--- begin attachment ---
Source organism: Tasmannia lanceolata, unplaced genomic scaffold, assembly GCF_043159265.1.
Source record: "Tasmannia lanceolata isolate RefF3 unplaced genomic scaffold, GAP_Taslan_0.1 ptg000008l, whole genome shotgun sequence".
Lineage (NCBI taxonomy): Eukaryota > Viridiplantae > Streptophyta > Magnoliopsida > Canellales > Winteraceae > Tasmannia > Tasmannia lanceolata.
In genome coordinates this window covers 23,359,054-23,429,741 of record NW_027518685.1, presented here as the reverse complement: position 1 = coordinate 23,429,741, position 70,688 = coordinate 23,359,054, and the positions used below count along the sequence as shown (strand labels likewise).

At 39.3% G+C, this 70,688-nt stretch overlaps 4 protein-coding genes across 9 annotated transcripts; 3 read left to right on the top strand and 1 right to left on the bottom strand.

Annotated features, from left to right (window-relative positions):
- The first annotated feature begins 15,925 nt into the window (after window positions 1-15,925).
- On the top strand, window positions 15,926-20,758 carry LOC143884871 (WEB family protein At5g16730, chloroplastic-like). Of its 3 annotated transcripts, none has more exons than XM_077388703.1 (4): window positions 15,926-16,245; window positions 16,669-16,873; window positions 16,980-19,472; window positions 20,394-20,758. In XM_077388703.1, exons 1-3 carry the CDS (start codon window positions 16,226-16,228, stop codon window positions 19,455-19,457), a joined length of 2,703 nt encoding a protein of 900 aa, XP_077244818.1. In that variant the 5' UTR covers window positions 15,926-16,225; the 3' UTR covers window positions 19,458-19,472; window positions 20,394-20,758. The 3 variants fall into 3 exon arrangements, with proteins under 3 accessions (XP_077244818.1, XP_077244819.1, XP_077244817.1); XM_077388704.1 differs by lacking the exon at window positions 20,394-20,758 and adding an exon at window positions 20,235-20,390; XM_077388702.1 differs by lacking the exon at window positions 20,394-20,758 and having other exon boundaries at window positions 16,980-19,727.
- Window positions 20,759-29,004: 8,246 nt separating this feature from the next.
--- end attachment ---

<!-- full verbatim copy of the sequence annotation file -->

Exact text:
Source organism: Tasmannia lanceolata, unplaced genomic scaffold, assembly GCF_043159265.1.
Source record: "Tasmannia lanceolata isolate RefF3 unplaced genomic scaffold, GAP_Taslan_0.1 ptg000008l, whole genome shotgun sequence".
Lineage (NCBI taxonomy): Eukaryota > Viridiplantae > Streptophyta > Magnoliopsida > Canellales > Winteraceae > Tasmannia > Tasmannia lanceolata.
In genome coordinates this window covers 23,359,054-23,429,741 of record NW_027518685.1, presented here as the reverse complement: position 1 = coordinate 23,429,741, position 70,688 = coordinate 23,359,054, and the positions used below count along the sequence as shown (strand labels likewise).

At 39.3% G+C, this 70,688-nt stretch overlaps 4 protein-coding genes across 9 annotated transcripts; 3 read left to right on the top strand and 1 right to left on the bottom strand.

Annotated features, from left to right (window-relative positions):
- The first annotated feature begins 15,925 nt into the window (after window positions 1-15,925).
- On the top strand, window positions 15,926-20,758 carry LOC143884871 (WEB family protein At5g16730, chloroplastic-like). Of its 3 annotated transcripts, none has more exons than XM_077388703.1 (4): window positions 15,926-16,245; window positions 16,669-16,873; window positions 16,980-19,472; window positions 20,394-20,758. In XM_077388703.1, exons 1-3 carry the CDS (start codon window positions 16,226-16,228, stop codon window positions 19,455-19,457), a joined length of 2,703 nt encoding a protein of 900 aa, XP_077244818.1. In that variant the 5' UTR covers window positions 15,926-16,225; the 3' UTR covers window positions 19,458-19,472; window positions 20,394-20,758. The 3 variants fall into 3 exon arrangements, with proteins under 3 accessions (XP_077244818.1, XP_077244819.1, XP_077244817.1); XM_077388704.1 differs by lacking the exon at window positions 20,394-20,758 and adding an exon at window positions 20,235-20,390; XM_077388702.1 differs by lacking the exon at window positions 20,394-20,758 and having other exon boundaries at window positions 16,980-19,727.
- Window positions 20,759-29,004: 8,246 nt separating this feature from the next.